(Health Secrets) One of the biggest chemical dangers to your children is the presence of fire retardant chemicals in children’s sleepwear. In 1971, the Consumer Product Safety Commission required that children’s sleepwear self-extinguish when exposed to flames. From then until 1977, baby clothes were doused in Tris, a chemical that was found to be carcinogenic and is now banned.
But are the replacement chemicals currently used any less dangerous than Tris? Current laws allow these choices in your children’s sleepwear:
- Nylon or acetate treated with antimony or polybrominated diphenyl ethers(PBDEs). By law these chemicals MUST remain in clothing after 50 washings and they are known to be absorbed through baby’s skin.
- Polyester with the flame retardant chemicals built right into the fiber. Again, these cannot be washed out. The manufacturers’ claim these treated polymer’s are stable, but levels of these chemicals are much higher in the bodies of children in the U.S. because other countries don’t require fire retardants.
Why are fire retardant chemicals a problem?
Chemicals are absorbed through the skin just as surely as if they were swallowed. The Environmental Working Group studied 20 families and found that ALL the toddlers and preschoolers in the study had a level of chemical fire retardants in their blood that was an average of three times higher than the levels found in their mothers’.
Chemicals used to create flame retardant clothing have been shown in studies to cause brain and nerve damage in animals.
These chemicals are suspected of causing brain damage, hyperactivity, hormone disruption and damage to the reproductive organs of human children, yet our government mandates their use in everything from clothing and mattresses to your TV remote control.
U.S. children have much greater levels of these chemicals in their bodies than do children in other countries where these chemicals are not regularly used. The U.S.’s stringent fire safety standards may protect a few children from potential fires but they guarantee chemical toxicity to all our children.
“This is concentrating in human beings, just like PCBs,” said Maine state toxicologist Deborah Rice, a former EPA scientist who studied PCBs in the 1970’s, before they were banned. She compared the horrendous effects from the use of flame retardant chemicals to those from PCBs.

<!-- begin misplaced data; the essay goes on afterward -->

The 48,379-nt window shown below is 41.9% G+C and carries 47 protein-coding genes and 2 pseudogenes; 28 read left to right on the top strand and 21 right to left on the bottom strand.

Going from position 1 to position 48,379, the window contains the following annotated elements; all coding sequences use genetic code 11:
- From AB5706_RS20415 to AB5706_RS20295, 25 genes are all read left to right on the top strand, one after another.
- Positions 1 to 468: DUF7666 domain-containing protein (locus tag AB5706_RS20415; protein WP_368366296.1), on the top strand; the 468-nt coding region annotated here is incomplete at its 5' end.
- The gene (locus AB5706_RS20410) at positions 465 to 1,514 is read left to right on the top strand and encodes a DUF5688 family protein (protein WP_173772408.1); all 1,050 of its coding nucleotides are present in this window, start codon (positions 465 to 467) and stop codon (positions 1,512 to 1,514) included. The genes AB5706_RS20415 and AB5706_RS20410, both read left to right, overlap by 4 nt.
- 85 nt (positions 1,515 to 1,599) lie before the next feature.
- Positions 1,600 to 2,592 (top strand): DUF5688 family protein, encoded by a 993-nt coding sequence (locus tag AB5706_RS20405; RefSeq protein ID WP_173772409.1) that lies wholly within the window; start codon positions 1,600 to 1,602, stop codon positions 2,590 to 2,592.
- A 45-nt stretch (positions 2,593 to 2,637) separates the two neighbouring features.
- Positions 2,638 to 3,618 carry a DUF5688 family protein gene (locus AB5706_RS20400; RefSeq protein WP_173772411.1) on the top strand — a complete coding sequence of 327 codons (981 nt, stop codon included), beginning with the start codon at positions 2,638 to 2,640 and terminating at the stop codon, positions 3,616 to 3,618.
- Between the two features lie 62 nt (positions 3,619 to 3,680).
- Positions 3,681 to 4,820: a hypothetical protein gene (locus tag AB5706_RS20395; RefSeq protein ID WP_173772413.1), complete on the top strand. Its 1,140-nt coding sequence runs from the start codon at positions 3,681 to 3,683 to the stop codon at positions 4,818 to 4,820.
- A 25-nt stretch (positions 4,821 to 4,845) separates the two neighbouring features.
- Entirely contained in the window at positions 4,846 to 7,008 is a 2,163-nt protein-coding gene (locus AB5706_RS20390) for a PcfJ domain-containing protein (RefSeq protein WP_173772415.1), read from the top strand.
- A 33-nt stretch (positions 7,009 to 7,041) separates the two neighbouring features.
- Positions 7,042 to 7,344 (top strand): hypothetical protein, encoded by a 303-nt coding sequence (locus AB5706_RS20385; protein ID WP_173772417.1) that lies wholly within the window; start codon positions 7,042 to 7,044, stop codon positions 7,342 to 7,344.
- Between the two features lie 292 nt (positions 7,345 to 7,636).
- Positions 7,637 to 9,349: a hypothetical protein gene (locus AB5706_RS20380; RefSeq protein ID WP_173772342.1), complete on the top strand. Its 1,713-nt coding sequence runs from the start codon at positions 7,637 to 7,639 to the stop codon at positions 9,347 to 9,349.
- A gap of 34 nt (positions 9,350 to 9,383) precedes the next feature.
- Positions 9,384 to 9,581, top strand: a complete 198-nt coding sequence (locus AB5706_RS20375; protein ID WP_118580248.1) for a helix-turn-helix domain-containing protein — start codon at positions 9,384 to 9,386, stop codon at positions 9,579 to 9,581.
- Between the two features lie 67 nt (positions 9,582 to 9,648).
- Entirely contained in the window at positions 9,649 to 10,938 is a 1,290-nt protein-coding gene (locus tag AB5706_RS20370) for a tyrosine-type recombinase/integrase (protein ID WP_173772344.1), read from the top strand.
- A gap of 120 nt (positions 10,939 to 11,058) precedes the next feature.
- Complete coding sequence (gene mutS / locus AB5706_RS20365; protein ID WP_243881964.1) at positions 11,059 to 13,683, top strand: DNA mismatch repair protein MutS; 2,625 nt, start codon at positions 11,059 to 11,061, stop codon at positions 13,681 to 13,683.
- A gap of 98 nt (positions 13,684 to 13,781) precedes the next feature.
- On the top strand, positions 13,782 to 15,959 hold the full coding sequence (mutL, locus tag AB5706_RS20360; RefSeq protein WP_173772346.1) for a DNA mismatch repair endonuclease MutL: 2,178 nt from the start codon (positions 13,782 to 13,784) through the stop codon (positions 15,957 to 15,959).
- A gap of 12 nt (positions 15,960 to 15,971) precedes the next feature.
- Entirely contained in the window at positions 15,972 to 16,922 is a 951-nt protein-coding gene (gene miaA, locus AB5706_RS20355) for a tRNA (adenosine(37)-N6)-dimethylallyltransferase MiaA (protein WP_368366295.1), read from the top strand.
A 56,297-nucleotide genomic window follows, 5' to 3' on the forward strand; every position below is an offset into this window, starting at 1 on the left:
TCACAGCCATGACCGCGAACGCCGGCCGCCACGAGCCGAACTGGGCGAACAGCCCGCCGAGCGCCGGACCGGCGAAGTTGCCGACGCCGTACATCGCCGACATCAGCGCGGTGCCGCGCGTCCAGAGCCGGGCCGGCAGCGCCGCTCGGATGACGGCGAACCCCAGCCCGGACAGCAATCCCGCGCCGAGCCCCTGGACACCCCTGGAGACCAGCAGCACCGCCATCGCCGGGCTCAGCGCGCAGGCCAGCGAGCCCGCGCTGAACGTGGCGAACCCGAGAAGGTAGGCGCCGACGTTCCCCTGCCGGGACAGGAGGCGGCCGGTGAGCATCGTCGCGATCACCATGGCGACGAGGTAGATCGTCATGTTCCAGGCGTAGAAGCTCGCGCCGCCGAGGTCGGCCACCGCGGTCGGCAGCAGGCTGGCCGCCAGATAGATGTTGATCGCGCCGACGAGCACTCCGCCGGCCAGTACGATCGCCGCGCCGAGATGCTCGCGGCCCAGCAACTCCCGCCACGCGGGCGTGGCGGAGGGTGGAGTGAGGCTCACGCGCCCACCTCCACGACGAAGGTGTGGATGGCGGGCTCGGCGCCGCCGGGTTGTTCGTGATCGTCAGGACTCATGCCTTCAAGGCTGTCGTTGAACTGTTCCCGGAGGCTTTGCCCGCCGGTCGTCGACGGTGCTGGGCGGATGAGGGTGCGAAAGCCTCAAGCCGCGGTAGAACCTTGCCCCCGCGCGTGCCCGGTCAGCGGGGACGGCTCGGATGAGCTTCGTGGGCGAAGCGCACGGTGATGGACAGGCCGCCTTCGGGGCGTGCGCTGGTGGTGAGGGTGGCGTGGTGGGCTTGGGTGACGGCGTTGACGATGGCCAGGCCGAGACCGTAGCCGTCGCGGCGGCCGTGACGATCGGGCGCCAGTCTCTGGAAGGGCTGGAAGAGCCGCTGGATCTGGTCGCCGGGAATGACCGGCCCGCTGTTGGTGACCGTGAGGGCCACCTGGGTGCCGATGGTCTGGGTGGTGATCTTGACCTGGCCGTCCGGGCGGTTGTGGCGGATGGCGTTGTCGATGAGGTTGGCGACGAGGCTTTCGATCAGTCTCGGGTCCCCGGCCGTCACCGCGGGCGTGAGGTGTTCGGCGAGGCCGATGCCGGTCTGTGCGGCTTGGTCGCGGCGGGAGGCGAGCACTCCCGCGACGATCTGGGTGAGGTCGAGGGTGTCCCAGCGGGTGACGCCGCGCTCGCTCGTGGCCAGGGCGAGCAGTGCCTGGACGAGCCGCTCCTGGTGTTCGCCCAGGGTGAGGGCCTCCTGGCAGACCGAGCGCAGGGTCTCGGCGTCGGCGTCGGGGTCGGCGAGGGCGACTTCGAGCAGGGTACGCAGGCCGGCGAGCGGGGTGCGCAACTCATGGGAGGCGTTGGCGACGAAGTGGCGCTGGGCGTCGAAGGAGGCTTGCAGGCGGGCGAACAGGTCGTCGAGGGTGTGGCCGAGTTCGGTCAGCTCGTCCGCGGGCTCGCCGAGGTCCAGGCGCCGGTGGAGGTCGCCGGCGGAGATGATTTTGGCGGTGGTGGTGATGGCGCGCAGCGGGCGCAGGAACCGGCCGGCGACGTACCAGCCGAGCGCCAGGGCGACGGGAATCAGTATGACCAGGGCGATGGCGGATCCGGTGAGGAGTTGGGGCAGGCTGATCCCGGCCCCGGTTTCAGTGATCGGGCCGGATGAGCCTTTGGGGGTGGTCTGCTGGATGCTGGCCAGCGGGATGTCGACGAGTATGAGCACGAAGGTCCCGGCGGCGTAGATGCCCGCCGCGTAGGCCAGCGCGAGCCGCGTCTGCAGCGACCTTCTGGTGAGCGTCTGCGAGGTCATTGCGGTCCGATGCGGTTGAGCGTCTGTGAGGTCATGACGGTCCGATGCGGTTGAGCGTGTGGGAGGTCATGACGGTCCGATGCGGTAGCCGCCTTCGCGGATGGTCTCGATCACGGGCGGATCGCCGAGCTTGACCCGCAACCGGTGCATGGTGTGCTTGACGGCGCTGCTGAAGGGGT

Although this article is specific to clothing, these same toxins are in almost all household fabrics and foams such as chairs, mattresses (including your baby’s crib mattress) and car seats. Clothing is only one way through which your baby or young child is literally being poisoned.
More to think about when shopping for your kids
Cotton is the most sprayed crop in the U.S. Non-organic cotton clothing, even if not treated with any flame retardant, is full of pesticides. It is also likely to be genetically modified to withstand the pesticide RoundUP. If you cannot purchase organic cotton, wash new items several times before putting them on your baby or young child.
Much of the clothing sold for babies and children is treated with sizing made with formaldehyde to keep it free of wrinkles. At Philadelphia University, formerly Philadelphia College of Textiles & Science, engineers, chemists and technicians have formed a new Institute for Textile and Apparel Product Safety. So far they’ve analyzed children’s clothing for formaldehyde, and found levels that would violate standards in Japan. Unfortunately there are no standards for the use of sizing containing formaldehyde in the U.S.
Make an informed choice. When possible, purchase clothing made of organic cotton or natural wool.
Untreated cotton that fits very snugly is an excellent flame retardant because it fits tightly, eliminating air spaces that could induce flammability. Pure natural wool is naturally flame retardant.
Include mattresses and bed linens in this quest. Every little step you can take to lessen your child’s toxin load is another step to better health for that child throughout his/her lifetime.
For more information: